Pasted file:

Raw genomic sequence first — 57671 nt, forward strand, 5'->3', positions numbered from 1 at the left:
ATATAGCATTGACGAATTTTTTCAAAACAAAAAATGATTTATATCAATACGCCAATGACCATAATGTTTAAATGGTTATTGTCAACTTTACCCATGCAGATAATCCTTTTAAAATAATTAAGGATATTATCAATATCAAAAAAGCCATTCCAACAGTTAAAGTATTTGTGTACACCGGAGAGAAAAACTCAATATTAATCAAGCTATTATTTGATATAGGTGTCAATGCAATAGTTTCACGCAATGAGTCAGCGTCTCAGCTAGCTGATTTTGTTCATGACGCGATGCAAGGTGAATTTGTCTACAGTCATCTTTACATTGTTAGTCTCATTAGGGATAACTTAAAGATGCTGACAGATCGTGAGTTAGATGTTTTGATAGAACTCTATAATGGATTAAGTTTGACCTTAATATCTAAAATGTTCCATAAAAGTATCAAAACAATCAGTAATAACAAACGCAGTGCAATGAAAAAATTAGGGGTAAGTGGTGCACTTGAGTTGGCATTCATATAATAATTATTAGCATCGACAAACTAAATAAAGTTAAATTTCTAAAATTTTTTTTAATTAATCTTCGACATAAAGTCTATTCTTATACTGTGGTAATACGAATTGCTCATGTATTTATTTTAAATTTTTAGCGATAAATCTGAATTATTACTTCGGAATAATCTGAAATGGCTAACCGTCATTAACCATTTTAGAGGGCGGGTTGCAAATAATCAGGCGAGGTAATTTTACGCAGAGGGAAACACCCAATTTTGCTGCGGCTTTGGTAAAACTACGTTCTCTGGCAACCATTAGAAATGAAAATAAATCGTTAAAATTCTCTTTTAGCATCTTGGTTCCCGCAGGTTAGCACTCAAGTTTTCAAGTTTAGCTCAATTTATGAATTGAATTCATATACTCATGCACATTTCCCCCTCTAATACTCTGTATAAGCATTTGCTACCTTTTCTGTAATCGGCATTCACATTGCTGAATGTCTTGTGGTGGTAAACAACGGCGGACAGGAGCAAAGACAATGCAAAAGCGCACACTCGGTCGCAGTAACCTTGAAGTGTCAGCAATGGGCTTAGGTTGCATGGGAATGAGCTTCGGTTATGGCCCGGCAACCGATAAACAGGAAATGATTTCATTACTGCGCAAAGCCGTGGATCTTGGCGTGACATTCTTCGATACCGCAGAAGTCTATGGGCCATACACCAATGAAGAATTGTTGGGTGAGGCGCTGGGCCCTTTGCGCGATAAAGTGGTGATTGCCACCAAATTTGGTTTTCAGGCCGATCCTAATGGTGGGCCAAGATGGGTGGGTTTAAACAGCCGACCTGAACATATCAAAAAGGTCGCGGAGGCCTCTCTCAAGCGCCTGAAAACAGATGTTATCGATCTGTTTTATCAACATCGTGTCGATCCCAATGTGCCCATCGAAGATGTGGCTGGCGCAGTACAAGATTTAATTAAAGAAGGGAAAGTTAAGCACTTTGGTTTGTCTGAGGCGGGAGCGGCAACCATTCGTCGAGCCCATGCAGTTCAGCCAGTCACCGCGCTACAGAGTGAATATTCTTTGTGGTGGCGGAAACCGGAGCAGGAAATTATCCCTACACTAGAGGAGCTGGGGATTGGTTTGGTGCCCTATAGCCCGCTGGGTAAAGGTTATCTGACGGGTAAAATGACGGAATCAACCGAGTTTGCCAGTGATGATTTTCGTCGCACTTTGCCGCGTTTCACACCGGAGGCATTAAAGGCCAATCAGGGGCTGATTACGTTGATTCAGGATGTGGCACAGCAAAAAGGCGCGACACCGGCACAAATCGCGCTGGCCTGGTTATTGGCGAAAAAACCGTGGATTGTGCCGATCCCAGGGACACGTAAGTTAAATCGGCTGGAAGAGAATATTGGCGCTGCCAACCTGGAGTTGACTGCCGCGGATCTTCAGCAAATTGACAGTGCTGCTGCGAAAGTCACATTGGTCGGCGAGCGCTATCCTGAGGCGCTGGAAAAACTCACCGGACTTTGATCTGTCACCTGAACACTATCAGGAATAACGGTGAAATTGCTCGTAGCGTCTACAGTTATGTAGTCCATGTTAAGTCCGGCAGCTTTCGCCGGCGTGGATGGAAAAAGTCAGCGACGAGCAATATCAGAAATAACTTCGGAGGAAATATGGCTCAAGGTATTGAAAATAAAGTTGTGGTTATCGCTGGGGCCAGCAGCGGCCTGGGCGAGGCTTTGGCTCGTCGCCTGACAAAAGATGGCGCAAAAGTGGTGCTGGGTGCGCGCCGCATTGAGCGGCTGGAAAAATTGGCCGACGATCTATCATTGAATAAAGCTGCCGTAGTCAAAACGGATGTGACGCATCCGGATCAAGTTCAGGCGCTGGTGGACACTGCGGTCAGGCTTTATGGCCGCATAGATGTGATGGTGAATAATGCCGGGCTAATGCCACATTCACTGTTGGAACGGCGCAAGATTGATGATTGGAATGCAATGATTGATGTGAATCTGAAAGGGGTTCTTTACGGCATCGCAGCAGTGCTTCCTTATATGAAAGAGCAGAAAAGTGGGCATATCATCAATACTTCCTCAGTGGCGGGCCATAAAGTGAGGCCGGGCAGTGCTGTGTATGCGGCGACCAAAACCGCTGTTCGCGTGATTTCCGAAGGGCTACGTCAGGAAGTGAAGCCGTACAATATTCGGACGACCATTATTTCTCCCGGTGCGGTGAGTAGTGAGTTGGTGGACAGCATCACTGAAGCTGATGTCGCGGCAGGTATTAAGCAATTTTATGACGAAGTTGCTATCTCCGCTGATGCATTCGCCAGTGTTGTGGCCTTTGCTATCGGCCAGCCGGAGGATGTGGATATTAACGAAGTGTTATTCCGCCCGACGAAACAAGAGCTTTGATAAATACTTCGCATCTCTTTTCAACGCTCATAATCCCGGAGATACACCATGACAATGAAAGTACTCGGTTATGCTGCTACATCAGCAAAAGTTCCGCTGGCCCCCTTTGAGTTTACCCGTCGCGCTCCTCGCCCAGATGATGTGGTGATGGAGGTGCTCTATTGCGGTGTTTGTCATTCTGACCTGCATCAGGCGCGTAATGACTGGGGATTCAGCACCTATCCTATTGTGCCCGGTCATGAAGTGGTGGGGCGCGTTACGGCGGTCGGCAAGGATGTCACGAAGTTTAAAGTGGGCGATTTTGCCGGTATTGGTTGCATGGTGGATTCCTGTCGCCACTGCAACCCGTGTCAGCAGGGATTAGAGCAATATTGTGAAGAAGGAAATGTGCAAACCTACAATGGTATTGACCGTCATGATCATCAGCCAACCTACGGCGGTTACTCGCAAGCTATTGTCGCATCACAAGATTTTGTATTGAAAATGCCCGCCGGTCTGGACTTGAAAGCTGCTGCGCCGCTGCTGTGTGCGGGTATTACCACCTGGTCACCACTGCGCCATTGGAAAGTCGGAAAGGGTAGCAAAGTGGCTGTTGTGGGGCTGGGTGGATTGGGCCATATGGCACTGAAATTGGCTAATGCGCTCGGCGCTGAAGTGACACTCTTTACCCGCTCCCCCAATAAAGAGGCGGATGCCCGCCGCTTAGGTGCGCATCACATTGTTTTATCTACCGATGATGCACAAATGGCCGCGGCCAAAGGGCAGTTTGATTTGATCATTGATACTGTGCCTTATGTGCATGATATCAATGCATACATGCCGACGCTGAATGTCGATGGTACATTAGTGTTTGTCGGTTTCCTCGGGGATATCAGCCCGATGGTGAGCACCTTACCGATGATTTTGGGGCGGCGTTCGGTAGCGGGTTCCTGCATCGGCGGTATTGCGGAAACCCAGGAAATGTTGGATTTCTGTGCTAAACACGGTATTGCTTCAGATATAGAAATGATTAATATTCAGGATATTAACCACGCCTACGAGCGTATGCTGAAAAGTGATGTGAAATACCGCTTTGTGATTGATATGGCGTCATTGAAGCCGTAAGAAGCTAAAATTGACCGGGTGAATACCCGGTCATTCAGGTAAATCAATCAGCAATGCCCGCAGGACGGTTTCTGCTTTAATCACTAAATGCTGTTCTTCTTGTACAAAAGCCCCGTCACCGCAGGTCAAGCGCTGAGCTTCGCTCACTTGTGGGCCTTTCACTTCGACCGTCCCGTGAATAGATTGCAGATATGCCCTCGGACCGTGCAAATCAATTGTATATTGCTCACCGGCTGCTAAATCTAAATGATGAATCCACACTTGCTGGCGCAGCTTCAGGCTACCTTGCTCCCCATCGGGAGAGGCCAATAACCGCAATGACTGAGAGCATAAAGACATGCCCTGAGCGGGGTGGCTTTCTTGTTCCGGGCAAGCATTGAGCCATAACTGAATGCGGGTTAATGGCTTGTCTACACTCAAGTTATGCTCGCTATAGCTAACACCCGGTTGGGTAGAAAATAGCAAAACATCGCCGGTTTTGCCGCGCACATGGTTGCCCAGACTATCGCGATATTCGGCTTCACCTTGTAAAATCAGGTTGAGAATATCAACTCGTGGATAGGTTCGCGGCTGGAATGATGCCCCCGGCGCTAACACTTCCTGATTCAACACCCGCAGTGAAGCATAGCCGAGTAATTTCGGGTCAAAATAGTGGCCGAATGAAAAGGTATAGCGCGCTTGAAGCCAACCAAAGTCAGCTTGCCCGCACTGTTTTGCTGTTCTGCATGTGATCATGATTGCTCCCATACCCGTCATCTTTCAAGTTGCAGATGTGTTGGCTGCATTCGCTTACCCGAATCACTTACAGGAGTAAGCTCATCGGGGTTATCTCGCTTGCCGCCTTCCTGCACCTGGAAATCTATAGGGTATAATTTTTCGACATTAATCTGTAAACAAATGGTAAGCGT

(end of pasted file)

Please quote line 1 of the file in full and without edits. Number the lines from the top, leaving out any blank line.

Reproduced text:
Raw genomic sequence first — 57671 nt, forward strand, 5'->3', positions numbered from 1 at the left: